Georgia Medical College, Augusta University Medical Center receives over $ 5.6 million in federal funding – Jaguar

As part of the 2022 Omnibus Appropriation Bill for this fiscal year, U.S. Sense Rev. Fr. The medical college at Augusta University and the Augusta University Medical Center are federal funding recipients supported by Rafael Warnock and John Osof. House and Senate. The bill is awaiting President Biden’s signature.

Warnock has announced $ 2.1 million for MCG’s 3+ Primary Care Pathway program, an investment fund aimed at retaining Georgia-educated physicians practicing in rural and low-lying areas.

“I’m proud to say that this funding bill includes a number of priorities that I have fought for in the interests of Augusta-Richmond County,” Warnock said. “These investments will further support the retention of medical professionals practicing in the rural and urban areas of our state. As I said, I will continue to work to bring more of these tangible achievements to the hard-working Georgians across the Augusta area.

In addition, Osof announced funding for the purchase and installation of new MRI machines at Augusta University Medical Center, totaling $ 3.5 million to replace the two machines in the facility. The move will increase the capacity of the medical center by another 2,000 scans per year.

“This will ensure that every person in the Augusta area has access to the MRI imaging and health care they need,” Osof said.

Augustus University President Brooks A. Kiel, Ph.D., also praised the efforts of two senators in Augusta and in rural areas across the state to support the future of health care.

“The University of Augusta would like to thank US Sense, Warnock, Osof and their teams for their support in securing these requests.” Their support will allow the Medical College of Georgia to reach more doctors faster and more affordably, ”Keel said. “Sen to supply two new MRI machines required for AU Medical Center. We also greatly appreciate the work of Osof. Augusta University is committed to serving our community and state through world-class education and medical care, and legislative support allows us to carry forward our mission.

The shortage of physicians in Georgia, which is one of the fastest growing states in the country in terms of population, is already notable, said Dr. John H. Snyder, dean of the Georgia Medical College. David Hess said. Without significant intervention, the famine is likely to worsen, especially in more rural areas of the already distressed state.

“Primary care physicians are essential for the health of individuals and families and the financial well-being of communities,” Hess said. “As the only public medical school in Georgia, it is our mission and privilege to teach the best doctors for our state, and this federal support for our innovative 3+ Primary Care Pathway will enable us to expand and strengthen our efforts for all Georgians.”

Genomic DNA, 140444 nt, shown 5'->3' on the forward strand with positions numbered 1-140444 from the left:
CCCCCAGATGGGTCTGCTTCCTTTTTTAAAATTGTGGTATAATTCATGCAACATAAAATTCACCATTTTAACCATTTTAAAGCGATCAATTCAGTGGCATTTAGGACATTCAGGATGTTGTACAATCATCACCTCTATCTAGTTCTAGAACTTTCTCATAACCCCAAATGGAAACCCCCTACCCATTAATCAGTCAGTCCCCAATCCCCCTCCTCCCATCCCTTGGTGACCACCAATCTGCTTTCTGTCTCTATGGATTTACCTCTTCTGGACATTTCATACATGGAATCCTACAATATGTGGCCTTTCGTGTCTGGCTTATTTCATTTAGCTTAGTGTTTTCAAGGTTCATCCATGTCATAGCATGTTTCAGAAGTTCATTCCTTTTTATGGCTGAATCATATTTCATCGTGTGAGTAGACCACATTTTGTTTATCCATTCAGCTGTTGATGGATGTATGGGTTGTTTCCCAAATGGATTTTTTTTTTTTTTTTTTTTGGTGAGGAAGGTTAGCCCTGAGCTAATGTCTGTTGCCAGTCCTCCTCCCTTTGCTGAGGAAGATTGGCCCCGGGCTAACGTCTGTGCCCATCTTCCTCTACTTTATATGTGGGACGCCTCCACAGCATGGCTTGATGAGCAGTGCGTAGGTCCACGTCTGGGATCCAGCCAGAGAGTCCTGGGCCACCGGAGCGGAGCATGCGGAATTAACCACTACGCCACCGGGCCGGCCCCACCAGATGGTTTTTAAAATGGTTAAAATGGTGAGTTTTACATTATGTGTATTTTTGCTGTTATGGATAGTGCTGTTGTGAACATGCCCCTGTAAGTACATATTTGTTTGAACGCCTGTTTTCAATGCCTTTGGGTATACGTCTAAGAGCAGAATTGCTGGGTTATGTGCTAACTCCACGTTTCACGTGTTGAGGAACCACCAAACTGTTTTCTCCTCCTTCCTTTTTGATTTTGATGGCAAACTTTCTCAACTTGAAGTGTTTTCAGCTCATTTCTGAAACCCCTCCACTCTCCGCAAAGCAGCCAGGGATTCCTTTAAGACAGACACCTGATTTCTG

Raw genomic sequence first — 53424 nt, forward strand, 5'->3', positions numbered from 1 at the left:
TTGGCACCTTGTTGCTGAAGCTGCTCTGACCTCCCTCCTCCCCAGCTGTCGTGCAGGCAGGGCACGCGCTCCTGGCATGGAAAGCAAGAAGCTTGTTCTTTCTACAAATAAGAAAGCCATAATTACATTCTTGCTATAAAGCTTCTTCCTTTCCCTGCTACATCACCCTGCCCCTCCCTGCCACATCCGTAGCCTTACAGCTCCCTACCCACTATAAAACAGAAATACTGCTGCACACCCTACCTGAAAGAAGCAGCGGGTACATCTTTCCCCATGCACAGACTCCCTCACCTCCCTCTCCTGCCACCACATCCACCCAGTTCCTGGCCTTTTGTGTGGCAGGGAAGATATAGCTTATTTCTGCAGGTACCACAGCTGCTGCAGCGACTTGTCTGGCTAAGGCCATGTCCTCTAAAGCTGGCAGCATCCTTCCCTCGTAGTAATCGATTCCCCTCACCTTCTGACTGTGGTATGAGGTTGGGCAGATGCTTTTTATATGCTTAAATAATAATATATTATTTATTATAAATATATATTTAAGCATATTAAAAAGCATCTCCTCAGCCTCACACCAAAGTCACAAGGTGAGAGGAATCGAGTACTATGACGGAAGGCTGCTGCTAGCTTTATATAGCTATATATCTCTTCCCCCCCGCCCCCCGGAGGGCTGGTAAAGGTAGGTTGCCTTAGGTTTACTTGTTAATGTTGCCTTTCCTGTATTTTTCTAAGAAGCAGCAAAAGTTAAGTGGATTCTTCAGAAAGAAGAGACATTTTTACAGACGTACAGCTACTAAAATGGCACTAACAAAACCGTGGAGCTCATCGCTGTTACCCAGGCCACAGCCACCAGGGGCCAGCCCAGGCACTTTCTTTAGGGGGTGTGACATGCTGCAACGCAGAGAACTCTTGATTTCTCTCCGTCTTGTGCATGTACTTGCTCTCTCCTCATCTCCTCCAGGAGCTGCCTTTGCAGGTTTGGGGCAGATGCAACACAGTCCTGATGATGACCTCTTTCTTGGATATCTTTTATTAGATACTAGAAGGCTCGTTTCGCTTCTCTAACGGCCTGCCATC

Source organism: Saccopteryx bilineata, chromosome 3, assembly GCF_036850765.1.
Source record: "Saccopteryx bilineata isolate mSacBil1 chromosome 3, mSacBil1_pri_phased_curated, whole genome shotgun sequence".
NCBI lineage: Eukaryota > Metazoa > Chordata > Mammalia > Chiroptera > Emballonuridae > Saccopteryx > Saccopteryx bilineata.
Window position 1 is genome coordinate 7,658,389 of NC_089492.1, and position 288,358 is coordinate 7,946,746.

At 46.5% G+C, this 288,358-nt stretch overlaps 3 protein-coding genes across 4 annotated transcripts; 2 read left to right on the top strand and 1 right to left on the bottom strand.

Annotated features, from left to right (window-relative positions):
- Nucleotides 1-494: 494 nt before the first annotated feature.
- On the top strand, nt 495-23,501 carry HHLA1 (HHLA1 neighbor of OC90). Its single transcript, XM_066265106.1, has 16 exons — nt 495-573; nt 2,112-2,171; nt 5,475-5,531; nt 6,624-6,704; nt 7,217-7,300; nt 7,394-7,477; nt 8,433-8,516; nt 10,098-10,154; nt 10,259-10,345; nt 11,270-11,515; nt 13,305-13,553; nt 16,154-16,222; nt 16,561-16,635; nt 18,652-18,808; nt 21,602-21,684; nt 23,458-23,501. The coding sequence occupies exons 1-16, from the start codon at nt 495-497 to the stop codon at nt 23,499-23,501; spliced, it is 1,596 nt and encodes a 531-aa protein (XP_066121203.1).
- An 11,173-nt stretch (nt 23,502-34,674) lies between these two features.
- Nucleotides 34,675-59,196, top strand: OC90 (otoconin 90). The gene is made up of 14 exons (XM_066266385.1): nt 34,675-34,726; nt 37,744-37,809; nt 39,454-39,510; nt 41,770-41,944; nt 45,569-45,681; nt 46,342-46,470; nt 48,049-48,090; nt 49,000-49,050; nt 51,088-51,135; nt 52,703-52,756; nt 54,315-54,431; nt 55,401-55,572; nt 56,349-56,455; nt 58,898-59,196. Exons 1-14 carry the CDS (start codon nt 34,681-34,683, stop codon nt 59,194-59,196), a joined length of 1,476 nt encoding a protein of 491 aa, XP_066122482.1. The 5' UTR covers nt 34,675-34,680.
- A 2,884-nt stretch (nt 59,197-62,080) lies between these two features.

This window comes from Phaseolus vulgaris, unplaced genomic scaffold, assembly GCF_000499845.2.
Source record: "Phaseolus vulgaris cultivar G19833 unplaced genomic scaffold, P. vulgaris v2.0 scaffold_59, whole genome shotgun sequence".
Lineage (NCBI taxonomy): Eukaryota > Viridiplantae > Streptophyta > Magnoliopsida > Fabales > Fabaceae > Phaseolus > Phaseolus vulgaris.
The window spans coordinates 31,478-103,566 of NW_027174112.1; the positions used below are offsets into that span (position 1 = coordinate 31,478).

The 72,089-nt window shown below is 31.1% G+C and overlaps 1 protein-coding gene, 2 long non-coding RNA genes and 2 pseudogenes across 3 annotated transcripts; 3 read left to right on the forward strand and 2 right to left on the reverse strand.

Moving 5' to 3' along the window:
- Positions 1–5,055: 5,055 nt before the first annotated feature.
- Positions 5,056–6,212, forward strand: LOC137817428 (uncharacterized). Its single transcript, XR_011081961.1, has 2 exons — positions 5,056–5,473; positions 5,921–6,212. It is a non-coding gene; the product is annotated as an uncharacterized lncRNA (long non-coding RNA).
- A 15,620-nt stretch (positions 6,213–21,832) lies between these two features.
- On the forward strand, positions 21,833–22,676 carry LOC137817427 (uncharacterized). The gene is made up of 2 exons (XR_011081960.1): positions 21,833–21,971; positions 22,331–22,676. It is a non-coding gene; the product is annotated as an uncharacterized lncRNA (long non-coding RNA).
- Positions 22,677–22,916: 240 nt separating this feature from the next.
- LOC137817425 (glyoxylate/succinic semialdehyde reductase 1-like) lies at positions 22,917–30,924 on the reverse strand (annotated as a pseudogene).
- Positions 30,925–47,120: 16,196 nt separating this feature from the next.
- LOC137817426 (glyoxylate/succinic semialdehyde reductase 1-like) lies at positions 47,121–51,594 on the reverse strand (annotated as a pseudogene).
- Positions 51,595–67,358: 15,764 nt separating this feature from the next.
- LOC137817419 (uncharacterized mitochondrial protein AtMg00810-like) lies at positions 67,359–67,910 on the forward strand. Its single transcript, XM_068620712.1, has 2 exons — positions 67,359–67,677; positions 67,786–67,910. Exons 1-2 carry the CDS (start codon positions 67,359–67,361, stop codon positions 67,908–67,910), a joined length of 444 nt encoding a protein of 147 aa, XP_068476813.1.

In addition to addressing the shortage of physicians, MCG’s 3+ program is a solution to students’ debt crisis and growing concerns about health care inequality, especially in rural and low-lying areas. MCG 3+ is an accelerated medical school curriculum developed to recruit, train and establish more primary care physicians in the lower communities around Georgia.

According to the Georgia Board of Health Care Workforce, 60 out of 159 counties in the state have no pediatrician, 76 have no obstetrician or gynecologist, 18 have no family medicine physician, 32 have no intern and 74 have no general surgeon.

The MCG 3+ program eliminates medical school tuition for students committed to one of the seven primary care pathways in rural and low-lying areas of Georgia. Primary care modalities include family medicine, emergency medicine, internal medicine, pediatrics, psychiatry, obstetrics and gynecology or general surgery.

“Our goal is to create a continuous pipeline of physicians committed to meeting the health care needs of the state now and in the future,” Keel said. We hope that MCG will dramatically increase and significantly enhance our contribution to the Physician Workforce in Georgia by utilizing the integrated efficiency of the accelerated three-year MD curriculum, including tuition-free medical education and in-state primary care residency experience. Health and economic development of all Georgians, especially those living in our rural and low-lying areas.

“Ultimately, these funding initiatives are invaluable in terms of live-saving care in Augusta and across the state,” said Katrina Kiefer, CEO of AU Health Systems.

“As the only public-academic medical center in Georgia, the Augusta University Medical Center is grateful to Sen. Osof for providing funding for two MRIs,” Kiefer said. “With his vision and support, this technology will ultimately save lives and allow AU Health to provide world-class care to patients we serve from all counties in Georgia.”

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